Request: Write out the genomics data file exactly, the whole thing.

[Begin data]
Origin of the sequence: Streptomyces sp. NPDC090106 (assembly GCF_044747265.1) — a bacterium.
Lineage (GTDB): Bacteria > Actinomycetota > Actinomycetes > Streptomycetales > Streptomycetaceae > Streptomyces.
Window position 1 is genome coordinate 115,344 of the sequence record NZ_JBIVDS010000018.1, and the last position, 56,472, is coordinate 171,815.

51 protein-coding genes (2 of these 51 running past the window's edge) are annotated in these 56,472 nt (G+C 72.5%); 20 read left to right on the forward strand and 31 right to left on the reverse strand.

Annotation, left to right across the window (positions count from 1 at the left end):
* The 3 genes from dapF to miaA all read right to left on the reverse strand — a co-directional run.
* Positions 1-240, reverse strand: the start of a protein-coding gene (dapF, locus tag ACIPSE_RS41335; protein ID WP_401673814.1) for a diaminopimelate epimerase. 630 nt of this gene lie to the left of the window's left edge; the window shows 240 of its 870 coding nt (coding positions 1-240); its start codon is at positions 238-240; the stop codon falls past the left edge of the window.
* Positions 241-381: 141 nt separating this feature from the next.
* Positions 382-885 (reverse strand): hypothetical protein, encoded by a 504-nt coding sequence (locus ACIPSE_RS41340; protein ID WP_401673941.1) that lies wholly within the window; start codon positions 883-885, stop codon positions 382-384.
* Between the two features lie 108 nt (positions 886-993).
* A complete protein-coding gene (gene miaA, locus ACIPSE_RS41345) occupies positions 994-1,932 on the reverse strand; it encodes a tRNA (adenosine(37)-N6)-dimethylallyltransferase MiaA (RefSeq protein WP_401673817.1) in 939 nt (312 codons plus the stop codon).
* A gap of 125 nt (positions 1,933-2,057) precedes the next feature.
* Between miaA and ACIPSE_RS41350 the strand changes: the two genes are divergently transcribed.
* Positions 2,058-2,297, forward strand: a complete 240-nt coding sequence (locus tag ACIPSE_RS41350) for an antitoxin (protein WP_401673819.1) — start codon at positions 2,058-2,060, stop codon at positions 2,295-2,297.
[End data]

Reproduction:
Origin of the sequence: Streptomyces sp. NPDC090106 (assembly GCF_044747265.1) — a bacterium.
Lineage (GTDB): Bacteria > Actinomycetota > Actinomycetes > Streptomycetales > Streptomycetaceae > Streptomyces.
Window position 1 is genome coordinate 115,344 of the sequence record NZ_JBIVDS010000018.1, and the last position, 56,472, is coordinate 171,815.

51 protein-coding genes (2 of these 51 running past the window's edge) are annotated in these 56,472 nt (G+C 72.5%); 20 read left to right on the forward strand and 31 right to left on the reverse strand.

Annotation, left to right across the window (positions count from 1 at the left end):
* The 3 genes from dapF to miaA all read right to left on the reverse strand — a co-directional run.
* Positions 1-240, reverse strand: the start of a protein-coding gene (dapF, locus tag ACIPSE_RS41335; protein ID WP_401673814.1) for a diaminopimelate epimerase. 630 nt of this gene lie to the left of the window's left edge; the window shows 240 of its 870 coding nt (coding positions 1-240); its start codon is at positions 238-240; the stop codon falls past the left edge of the window.
* Positions 241-381: 141 nt separating this feature from the next.
* Positions 382-885 (reverse strand): hypothetical protein, encoded by a 504-nt coding sequence (locus ACIPSE_RS41340; protein ID WP_401673941.1) that lies wholly within the window; start codon positions 883-885, stop codon positions 382-384.
* Between the two features lie 108 nt (positions 886-993).
* A complete protein-coding gene (gene miaA, locus ACIPSE_RS41345) occupies positions 994-1,932 on the reverse strand; it encodes a tRNA (adenosine(37)-N6)-dimethylallyltransferase MiaA (RefSeq protein WP_401673817.1) in 939 nt (312 codons plus the stop codon).
* A gap of 125 nt (positions 1,933-2,057) precedes the next feature.
* Between miaA and ACIPSE_RS41350 the strand changes: the two genes are divergently transcribed.
* Positions 2,058-2,297, forward strand: a complete 240-nt coding sequence (locus tag ACIPSE_RS41350) for an antitoxin (protein WP_401673819.1) — start codon at positions 2,058-2,060, stop codon at positions 2,295-2,297.